Last year, photographer Seph Lawless published a project called “Black Friday” showing abandoned malls across the US — widely-published photos that documented the victims of the recession and the online shopping revolution.
Lawless recently revisited one of the malls and found that it had become filled with snow. The broken roofs and skylights had turned the indoor mall into a winter wonderland.
The fact that the elements had invaded this once-popular indoor space made the experience surreal. “It was eerily quiet and beautiful as if the world had ended,” Lawless tells us.
“The snow began to fall through the broken skylights and as I looked up snow flakes gently fell upon my face. It was then I realized I was inside a gigantic make believe snow globe,” he says. “I prefer absurdity over reason, because it’s more honest.”
You can find more of Lawless’ work on his website, Facebook, Instagram, and Twitter. His “Black Friday” project has also been published as a book.
Image credits: Photographs by Seph Lawless and used with permission
When photographer Jim Stimson and I started our Winter in the Eastern Sierra photography workshop at Mountain Light Gallery we knew the drought conditions would provide a challenge for us to come up with “wintery” scenes for our clients.
A major storm was rolling in and much of California was under flash flood watches. We were under a high wind advisory with rain and snow to follow. A power transmitter was blown down in the strong erratic winds and soon a wildfire was raging out of control.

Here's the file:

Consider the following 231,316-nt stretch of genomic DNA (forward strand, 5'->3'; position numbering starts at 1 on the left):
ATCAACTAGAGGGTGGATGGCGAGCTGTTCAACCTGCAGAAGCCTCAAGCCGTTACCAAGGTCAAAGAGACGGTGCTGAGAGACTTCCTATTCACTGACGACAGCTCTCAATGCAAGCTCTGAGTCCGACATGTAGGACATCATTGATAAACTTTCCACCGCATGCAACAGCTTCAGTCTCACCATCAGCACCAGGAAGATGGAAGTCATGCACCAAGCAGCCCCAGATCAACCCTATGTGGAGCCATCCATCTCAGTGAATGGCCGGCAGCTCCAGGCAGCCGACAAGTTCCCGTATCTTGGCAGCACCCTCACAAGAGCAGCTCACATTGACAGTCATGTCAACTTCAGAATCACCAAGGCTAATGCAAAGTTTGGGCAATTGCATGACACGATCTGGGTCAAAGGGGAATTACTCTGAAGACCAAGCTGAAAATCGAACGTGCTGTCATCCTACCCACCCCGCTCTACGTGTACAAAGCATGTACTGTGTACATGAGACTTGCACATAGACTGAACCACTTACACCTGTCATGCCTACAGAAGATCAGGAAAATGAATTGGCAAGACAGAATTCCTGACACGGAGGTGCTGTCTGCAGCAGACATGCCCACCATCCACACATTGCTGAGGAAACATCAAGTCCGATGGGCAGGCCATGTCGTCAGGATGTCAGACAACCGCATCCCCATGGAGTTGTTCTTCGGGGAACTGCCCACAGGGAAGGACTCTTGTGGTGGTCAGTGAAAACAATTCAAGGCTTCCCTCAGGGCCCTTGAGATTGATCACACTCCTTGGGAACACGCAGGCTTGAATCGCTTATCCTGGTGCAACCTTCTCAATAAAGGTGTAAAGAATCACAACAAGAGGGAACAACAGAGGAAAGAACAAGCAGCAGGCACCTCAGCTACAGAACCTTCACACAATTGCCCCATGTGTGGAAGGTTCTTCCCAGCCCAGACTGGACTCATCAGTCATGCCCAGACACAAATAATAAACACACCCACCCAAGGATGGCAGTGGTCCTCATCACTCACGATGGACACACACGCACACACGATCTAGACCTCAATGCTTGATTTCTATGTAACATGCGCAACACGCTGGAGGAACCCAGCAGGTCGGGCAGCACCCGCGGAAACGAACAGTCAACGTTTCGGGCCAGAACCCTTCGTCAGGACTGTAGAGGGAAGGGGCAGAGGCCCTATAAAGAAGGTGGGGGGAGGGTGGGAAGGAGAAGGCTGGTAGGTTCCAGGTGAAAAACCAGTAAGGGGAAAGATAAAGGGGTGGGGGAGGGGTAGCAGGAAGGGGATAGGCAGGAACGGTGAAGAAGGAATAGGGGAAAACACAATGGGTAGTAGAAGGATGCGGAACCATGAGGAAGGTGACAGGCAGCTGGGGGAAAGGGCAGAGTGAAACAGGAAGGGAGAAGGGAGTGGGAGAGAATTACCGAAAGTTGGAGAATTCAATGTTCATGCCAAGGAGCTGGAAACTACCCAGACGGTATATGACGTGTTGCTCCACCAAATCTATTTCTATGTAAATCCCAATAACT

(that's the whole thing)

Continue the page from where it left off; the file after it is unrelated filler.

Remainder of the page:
It didn’t take long to burn thousands of acres and nearly forty homes at Paradise and Swall Meadows. Enormous lenticular clouds spun overhead and seemed to be teasing the fire, luring it out to a dance. And dance it did!
A friend of mine who is on the local fire crew reported that they were burned over and all personnel had to run for their lives. Late in the evening I had a little time to break away to take some pictures of the fire, and just couldn’t believe what I saw.
The scene was right out of hell, with fire burning every direction up and down Sherwin Grade. Flame lengths easily exceeded a hundred feet and ran up the slopes of Wheeler Crest faster than a speeding car. Rather than describe it in detail I’ll just share some photos and a few minutes of video so you can see for yourself.
In these unedited clips you’ll get a sense of the weather and wild fire behavior as it blew wildly up the canyons with tremendous speed and flame length. (The audio isn’t good, so you’ll want to turn down your volume.)
The next morning I woke up as if from a bad dream and was surprised to hear rain on the window. The storm had arrived, but much, much too late. A blanket of snow coated the crest squelching the fire. Our group drove out to the Owens River and photographed a hauntingly beautiful sunrise complete with God beams and rainbows.
If not for the pungent smell of wet sage mixed with thick smoke I may never have believed the nightmare.
A relief fund has been set up to help victims of the fire who lost everything, including their homes. If you would like to help please visit the GoFundMe page and make a donation.
About the author: Jerry Dodrill is an adventurer and award-winning photographer who has traveled to remote corners while questing for wild experiences. He has exhibited his work in a number of renowned galleries, including the Ansel Adams Gallery in Yosemite. He is also active in teaching photography as a workshop facilitator with Mountain Light and Visionary Wild. Visit his website here. You can also find more of his work through his online portfolio. This article originally appeared here.